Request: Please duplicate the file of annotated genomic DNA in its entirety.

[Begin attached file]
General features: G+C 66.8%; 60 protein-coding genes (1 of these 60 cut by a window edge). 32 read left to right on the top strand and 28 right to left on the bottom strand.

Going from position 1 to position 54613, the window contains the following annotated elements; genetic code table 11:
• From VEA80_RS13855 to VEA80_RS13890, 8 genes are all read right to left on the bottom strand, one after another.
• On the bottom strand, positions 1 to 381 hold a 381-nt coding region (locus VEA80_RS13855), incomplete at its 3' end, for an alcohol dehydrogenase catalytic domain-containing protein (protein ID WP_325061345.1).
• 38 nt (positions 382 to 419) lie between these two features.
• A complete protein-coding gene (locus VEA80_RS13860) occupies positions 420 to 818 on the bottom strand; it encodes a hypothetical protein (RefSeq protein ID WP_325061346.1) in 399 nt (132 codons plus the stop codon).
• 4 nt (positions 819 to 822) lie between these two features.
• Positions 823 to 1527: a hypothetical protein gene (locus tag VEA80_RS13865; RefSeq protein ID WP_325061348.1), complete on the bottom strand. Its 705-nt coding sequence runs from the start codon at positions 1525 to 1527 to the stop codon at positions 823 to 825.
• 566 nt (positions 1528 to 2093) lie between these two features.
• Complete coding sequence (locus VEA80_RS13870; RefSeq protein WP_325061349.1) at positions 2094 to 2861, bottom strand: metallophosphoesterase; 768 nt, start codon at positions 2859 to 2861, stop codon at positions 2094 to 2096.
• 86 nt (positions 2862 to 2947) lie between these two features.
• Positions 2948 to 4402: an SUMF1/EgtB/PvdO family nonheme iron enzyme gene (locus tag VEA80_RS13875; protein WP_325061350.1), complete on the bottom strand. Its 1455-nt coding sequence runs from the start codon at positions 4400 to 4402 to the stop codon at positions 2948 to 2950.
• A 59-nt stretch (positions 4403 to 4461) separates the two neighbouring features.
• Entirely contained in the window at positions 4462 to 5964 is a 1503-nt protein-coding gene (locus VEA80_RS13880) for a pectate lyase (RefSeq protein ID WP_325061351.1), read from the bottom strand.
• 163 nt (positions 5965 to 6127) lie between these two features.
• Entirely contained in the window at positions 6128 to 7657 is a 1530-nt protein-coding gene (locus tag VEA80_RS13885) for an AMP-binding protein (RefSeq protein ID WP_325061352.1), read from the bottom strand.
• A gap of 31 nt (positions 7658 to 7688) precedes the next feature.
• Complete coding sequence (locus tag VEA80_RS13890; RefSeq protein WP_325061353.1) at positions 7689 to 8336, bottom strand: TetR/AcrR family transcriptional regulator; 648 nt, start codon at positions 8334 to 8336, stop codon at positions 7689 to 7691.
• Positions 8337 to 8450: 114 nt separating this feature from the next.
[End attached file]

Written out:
General features: G+C 66.8%; 60 protein-coding genes (1 of these 60 cut by a window edge). 32 read left to right on the top strand and 28 right to left on the bottom strand.

Going from position 1 to position 54613, the window contains the following annotated elements; genetic code table 11:
• From VEA80_RS13855 to VEA80_RS13890, 8 genes are all read right to left on the bottom strand, one after another.
• On the bottom strand, positions 1 to 381 hold a 381-nt coding region (locus VEA80_RS13855), incomplete at its 3' end, for an alcohol dehydrogenase catalytic domain-containing protein (protein ID WP_325061345.1).
• 38 nt (positions 382 to 419) lie between these two features.
• A complete protein-coding gene (locus VEA80_RS13860) occupies positions 420 to 818 on the bottom strand; it encodes a hypothetical protein (RefSeq protein ID WP_325061346.1) in 399 nt (132 codons plus the stop codon).
• 4 nt (positions 819 to 822) lie between these two features.
• Positions 823 to 1527: a hypothetical protein gene (locus tag VEA80_RS13865; RefSeq protein ID WP_325061348.1), complete on the bottom strand. Its 705-nt coding sequence runs from the start codon at positions 1525 to 1527 to the stop codon at positions 823 to 825.
• 566 nt (positions 1528 to 2093) lie between these two features.
• Complete coding sequence (locus VEA80_RS13870; RefSeq protein WP_325061349.1) at positions 2094 to 2861, bottom strand: metallophosphoesterase; 768 nt, start codon at positions 2859 to 2861, stop codon at positions 2094 to 2096.
• 86 nt (positions 2862 to 2947) lie between these two features.
• Positions 2948 to 4402: an SUMF1/EgtB/PvdO family nonheme iron enzyme gene (locus tag VEA80_RS13875; protein WP_325061350.1), complete on the bottom strand. Its 1455-nt coding sequence runs from the start codon at positions 4400 to 4402 to the stop codon at positions 2948 to 2950.
• A 59-nt stretch (positions 4403 to 4461) separates the two neighbouring features.
• Entirely contained in the window at positions 4462 to 5964 is a 1503-nt protein-coding gene (locus VEA80_RS13880) for a pectate lyase (RefSeq protein ID WP_325061351.1), read from the bottom strand.
• 163 nt (positions 5965 to 6127) lie between these two features.
• Entirely contained in the window at positions 6128 to 7657 is a 1530-nt protein-coding gene (locus tag VEA80_RS13885) for an AMP-binding protein (RefSeq protein ID WP_325061352.1), read from the bottom strand.
• A gap of 31 nt (positions 7658 to 7688) precedes the next feature.
• Complete coding sequence (locus tag VEA80_RS13890; RefSeq protein WP_325061353.1) at positions 7689 to 8336, bottom strand: TetR/AcrR family transcriptional regulator; 648 nt, start codon at positions 8334 to 8336, stop codon at positions 7689 to 7691.
• Positions 8337 to 8450: 114 nt separating this feature from the next.